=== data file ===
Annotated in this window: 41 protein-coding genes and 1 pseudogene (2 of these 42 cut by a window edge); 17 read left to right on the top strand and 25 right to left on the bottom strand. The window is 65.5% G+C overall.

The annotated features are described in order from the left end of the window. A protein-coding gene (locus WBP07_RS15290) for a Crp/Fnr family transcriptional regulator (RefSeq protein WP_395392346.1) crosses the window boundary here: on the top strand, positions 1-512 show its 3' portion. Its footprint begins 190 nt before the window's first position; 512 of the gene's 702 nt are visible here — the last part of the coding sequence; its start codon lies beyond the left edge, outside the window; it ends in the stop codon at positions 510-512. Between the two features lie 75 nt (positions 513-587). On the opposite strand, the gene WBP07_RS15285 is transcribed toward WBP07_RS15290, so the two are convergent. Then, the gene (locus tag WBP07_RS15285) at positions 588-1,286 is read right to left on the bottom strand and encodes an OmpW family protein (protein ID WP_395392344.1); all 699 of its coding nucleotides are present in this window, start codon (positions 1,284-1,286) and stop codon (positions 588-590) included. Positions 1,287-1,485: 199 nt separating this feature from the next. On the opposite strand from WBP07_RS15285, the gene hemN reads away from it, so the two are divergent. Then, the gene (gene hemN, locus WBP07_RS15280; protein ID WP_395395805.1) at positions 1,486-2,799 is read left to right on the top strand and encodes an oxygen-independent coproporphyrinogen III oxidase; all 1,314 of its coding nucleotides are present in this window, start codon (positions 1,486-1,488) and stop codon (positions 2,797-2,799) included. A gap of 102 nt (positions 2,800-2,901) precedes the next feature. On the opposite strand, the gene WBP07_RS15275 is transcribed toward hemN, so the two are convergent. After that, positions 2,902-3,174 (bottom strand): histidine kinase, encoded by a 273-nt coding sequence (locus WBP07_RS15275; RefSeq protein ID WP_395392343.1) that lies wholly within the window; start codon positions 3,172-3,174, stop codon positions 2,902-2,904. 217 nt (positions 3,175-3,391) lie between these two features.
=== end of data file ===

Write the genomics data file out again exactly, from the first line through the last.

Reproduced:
Annotated in this window: 41 protein-coding genes and 1 pseudogene (2 of these 42 cut by a window edge); 17 read left to right on the top strand and 25 right to left on the bottom strand. The window is 65.5% G+C overall.

The annotated features are described in order from the left end of the window. A protein-coding gene (locus WBP07_RS15290) for a Crp/Fnr family transcriptional regulator (RefSeq protein WP_395392346.1) crosses the window boundary here: on the top strand, positions 1-512 show its 3' portion. Its footprint begins 190 nt before the window's first position; 512 of the gene's 702 nt are visible here — the last part of the coding sequence; its start codon lies beyond the left edge, outside the window; it ends in the stop codon at positions 510-512. Between the two features lie 75 nt (positions 513-587). On the opposite strand, the gene WBP07_RS15285 is transcribed toward WBP07_RS15290, so the two are convergent. Then, the gene (locus tag WBP07_RS15285) at positions 588-1,286 is read right to left on the bottom strand and encodes an OmpW family protein (protein ID WP_395392344.1); all 699 of its coding nucleotides are present in this window, start codon (positions 1,284-1,286) and stop codon (positions 588-590) included. Positions 1,287-1,485: 199 nt separating this feature from the next. On the opposite strand from WBP07_RS15285, the gene hemN reads away from it, so the two are divergent. Then, the gene (gene hemN, locus WBP07_RS15280; protein ID WP_395395805.1) at positions 1,486-2,799 is read left to right on the top strand and encodes an oxygen-independent coproporphyrinogen III oxidase; all 1,314 of its coding nucleotides are present in this window, start codon (positions 1,486-1,488) and stop codon (positions 2,797-2,799) included. A gap of 102 nt (positions 2,800-2,901) precedes the next feature. On the opposite strand, the gene WBP07_RS15275 is transcribed toward hemN, so the two are convergent. After that, positions 2,902-3,174 (bottom strand): histidine kinase, encoded by a 273-nt coding sequence (locus WBP07_RS15275; RefSeq protein ID WP_395392343.1) that lies wholly within the window; start codon positions 3,172-3,174, stop codon positions 2,902-2,904. 217 nt (positions 3,175-3,391) lie between these two features.